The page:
In vaginal hysterectomy, the uterus is removed through the vagina. This type of hysterectomy is ideal for patients with uterine prolapse,cervical dysplasia and endometrial hyperplasia. Throughout this procedure, a woman is required to have her legs raised up, with her feet securely placed on a stirrup device. Because the vagina is the means in which the uterus is removed, this procedure is not recommended to women with a small vaginal canal and who have not gone through vaginal childbirth. Women with a uterus that is too large, or those that cannot have their legs raised up for a long period of time are also not advised to undergo vaginal hysterectomy.
A laparoscopy, a thin viewing tube that has a magnifying glass-like material at its end, may be used during vaginal hysterectomy. This device enables the doctor to inspect thoroughly the entire abdomen while the procedure is being done. Laparoscopy-assisted vaginal hysterectomy is required among patients that are in the early stage of endometrial cancer (to check the lack of spread of cancer) or if a woman is to undergo oophorectomy (surgical removal of the ovaries).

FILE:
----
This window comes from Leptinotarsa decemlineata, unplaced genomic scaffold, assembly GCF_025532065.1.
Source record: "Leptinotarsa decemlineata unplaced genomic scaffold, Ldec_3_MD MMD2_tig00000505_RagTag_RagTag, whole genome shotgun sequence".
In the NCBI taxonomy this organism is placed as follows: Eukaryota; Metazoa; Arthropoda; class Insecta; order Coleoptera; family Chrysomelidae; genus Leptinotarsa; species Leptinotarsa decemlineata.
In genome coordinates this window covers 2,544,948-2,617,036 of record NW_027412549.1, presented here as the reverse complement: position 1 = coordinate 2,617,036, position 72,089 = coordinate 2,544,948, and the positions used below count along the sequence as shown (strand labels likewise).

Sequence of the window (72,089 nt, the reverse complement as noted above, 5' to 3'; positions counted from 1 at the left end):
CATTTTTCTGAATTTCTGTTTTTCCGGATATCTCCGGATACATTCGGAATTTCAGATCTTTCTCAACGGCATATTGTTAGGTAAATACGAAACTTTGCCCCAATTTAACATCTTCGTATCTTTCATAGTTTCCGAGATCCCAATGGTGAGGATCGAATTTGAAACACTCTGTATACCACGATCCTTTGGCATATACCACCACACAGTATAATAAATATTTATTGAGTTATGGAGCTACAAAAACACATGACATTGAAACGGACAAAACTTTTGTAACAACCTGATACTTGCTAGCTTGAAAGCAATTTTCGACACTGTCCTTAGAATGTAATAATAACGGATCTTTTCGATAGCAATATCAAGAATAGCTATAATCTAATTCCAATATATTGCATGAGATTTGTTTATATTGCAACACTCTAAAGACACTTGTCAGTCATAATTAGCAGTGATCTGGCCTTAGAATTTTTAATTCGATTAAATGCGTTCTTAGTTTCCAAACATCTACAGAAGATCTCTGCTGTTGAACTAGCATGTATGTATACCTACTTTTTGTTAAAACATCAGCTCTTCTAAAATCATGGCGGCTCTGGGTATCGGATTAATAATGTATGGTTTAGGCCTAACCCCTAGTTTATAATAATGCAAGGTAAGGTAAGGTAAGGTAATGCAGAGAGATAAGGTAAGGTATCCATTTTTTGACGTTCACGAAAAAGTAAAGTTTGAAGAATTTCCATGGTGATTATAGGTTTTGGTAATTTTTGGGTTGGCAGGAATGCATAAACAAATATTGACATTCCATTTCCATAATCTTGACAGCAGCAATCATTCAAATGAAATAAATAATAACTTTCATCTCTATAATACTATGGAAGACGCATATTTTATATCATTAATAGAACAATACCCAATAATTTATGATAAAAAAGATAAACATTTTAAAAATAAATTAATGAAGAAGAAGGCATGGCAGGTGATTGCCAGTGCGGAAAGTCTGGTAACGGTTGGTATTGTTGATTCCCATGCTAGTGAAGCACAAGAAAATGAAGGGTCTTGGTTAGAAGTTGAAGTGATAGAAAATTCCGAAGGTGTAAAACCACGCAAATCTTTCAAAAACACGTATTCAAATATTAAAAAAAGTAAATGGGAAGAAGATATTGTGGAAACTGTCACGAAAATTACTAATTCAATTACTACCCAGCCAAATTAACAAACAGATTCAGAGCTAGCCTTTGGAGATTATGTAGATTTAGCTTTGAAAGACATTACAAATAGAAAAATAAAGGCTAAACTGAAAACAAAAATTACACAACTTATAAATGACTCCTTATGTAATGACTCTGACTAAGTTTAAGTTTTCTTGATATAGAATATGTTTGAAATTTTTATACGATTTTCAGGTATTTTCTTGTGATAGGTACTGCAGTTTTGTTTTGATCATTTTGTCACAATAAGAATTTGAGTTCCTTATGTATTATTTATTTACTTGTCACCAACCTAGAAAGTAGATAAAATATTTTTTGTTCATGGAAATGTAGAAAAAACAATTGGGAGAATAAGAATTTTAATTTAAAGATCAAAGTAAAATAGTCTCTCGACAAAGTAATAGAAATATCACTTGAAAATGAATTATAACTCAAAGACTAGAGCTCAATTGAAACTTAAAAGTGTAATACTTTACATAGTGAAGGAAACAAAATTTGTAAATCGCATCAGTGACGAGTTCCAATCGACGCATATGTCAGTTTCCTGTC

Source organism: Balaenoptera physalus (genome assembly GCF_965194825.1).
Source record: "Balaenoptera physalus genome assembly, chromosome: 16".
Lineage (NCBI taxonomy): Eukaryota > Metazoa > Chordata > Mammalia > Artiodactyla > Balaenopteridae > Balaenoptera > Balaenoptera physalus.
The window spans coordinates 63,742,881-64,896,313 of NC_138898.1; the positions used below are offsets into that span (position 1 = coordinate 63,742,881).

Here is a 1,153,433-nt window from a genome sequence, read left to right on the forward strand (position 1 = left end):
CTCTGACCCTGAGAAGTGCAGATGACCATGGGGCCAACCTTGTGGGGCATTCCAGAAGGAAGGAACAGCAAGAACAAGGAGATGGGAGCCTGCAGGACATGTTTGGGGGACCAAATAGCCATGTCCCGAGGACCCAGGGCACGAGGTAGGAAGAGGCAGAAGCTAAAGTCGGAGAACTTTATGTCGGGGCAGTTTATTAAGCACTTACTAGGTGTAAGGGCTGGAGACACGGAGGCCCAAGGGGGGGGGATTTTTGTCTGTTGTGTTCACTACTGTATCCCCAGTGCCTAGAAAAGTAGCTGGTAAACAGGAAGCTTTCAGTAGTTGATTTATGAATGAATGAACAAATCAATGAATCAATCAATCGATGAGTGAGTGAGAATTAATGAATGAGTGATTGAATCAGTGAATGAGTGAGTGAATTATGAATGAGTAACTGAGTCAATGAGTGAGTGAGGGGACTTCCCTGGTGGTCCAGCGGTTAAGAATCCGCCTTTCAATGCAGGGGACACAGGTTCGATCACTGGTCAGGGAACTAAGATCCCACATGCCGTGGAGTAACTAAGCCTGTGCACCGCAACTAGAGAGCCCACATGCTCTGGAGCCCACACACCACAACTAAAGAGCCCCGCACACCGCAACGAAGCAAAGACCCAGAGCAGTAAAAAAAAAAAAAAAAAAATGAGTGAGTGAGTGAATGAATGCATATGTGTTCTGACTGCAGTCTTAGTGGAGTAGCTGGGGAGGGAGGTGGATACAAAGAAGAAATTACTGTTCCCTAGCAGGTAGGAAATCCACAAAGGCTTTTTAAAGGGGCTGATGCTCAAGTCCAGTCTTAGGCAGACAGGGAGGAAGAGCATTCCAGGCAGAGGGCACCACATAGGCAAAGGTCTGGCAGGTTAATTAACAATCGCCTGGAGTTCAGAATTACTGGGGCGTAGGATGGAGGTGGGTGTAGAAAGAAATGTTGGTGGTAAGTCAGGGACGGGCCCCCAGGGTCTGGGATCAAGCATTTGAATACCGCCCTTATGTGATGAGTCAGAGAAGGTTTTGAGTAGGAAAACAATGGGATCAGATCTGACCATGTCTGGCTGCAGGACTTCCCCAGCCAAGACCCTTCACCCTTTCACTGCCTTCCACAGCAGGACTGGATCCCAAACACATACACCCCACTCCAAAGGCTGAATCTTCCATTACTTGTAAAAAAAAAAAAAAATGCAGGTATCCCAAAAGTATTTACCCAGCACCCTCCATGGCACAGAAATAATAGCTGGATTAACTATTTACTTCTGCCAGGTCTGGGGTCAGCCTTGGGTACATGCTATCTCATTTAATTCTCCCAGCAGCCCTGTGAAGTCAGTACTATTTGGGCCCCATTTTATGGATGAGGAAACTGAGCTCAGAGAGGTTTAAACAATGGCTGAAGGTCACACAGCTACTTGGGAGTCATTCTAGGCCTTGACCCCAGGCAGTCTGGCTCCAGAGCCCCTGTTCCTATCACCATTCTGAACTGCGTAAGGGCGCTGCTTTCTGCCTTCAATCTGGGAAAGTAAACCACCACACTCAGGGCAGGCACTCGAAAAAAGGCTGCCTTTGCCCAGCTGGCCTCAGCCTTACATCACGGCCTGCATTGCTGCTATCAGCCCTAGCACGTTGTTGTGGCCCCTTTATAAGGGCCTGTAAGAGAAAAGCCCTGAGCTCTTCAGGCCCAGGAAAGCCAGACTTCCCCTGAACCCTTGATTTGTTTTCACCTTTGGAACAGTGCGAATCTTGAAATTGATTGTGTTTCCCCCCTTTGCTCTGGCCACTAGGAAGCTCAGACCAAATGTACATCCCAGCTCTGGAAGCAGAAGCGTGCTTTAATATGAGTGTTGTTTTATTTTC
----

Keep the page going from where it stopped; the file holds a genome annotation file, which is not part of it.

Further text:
Since there is no external incision made, there is no scarring after vaginal hysterectomy is performed. A woman who has undergone this procedure is still able to bear a child. Recovery time is also shorter because of the absence of any incision, thus it is less expensive (although laparoscopy-assisted vaginal hysterectomy is more expensive).
The only downside of this surgical procedure is that it can lead to painful or uncomfortable sexual intercourse, due to the shortening or tightening of the vagina that is done during surgery.